The Voodoo of Blocking

    There are times, however, when you can set up perfectly and birds will still give you the slip. For example, I can think of dozens of times when pheasants bucked a 30 mph prairie wind to go the opposite direction than they were “supposed” to go, fleeing upwind while all the blockers were positioned on the downwind side of a patch of cover. At other times, even hunters who rarely miss can come up empty on a blocking assignment and be left scratching their heads as to why they whiffed on several birds. That’s just the way it goes sometimes.

    When it comes to blocking, there are no guarantees. It’s is simply an educated guess at cutting birds off at where they’re likely to go — nothing more, nothing less — but the mystery involved in trying to outsmart a wily rooster only adds to pheasant hunting’s overall appeal.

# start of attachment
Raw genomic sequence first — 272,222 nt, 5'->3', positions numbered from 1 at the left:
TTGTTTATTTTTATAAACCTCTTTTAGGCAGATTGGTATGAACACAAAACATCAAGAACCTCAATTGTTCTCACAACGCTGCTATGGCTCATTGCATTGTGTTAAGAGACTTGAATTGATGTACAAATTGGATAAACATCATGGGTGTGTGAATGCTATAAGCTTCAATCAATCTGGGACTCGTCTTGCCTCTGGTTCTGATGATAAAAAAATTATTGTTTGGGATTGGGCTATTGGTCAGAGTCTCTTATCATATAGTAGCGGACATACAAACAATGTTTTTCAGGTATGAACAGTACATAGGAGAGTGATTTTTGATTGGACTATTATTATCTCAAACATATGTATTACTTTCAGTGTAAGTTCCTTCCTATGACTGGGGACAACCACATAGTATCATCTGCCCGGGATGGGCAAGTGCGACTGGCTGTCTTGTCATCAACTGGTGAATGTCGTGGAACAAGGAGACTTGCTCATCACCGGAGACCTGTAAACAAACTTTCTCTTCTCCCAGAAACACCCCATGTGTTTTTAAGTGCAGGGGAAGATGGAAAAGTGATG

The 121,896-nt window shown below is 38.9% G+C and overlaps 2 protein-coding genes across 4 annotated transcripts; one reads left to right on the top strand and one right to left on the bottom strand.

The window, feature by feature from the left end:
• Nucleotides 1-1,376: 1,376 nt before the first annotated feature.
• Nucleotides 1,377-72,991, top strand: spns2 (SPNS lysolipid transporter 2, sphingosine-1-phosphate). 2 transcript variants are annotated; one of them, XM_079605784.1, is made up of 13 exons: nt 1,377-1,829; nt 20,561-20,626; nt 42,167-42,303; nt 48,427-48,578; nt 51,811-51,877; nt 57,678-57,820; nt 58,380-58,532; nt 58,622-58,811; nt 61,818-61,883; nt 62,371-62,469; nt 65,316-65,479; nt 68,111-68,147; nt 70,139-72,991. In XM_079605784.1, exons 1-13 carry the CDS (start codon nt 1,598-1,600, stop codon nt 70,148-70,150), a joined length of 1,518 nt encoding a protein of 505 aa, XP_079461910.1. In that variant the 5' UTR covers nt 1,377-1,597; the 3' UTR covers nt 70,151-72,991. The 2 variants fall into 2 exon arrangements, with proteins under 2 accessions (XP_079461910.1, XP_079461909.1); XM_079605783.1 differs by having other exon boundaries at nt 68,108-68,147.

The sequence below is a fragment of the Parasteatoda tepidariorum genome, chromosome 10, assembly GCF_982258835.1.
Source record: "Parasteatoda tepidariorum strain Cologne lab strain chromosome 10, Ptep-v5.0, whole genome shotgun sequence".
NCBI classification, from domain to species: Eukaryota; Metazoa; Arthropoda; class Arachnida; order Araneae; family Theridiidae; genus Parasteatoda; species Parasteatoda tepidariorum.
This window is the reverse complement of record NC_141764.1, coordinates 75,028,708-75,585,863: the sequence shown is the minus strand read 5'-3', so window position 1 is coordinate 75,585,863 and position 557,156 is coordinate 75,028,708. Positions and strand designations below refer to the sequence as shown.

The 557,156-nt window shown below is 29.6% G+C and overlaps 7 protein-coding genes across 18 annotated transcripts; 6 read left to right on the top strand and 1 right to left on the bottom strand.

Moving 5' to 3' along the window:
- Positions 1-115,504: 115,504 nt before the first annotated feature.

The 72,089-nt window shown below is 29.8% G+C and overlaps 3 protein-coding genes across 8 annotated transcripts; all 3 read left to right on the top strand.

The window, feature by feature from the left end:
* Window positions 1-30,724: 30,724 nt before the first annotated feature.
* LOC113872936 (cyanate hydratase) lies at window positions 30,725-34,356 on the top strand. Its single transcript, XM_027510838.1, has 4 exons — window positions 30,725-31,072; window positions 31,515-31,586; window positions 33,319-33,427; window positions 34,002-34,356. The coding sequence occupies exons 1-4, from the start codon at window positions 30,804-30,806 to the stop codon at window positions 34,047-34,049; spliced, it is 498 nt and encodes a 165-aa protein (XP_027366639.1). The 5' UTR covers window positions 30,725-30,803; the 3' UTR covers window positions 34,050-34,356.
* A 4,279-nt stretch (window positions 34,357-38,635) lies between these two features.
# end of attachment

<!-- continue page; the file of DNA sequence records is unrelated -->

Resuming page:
While it’s far from a perfect solution, blocking is still one of the best ways to end up with more birds at the end of a group pheasant hunt. This fall, put a little more thought into your blocking strategies and see if you and your buddies can’t drop a few more roosters along the way.

    About the Author: Andrew Johnson is editor of Outdoor Forum. Follow along on Twitter @OutdoorForumMag.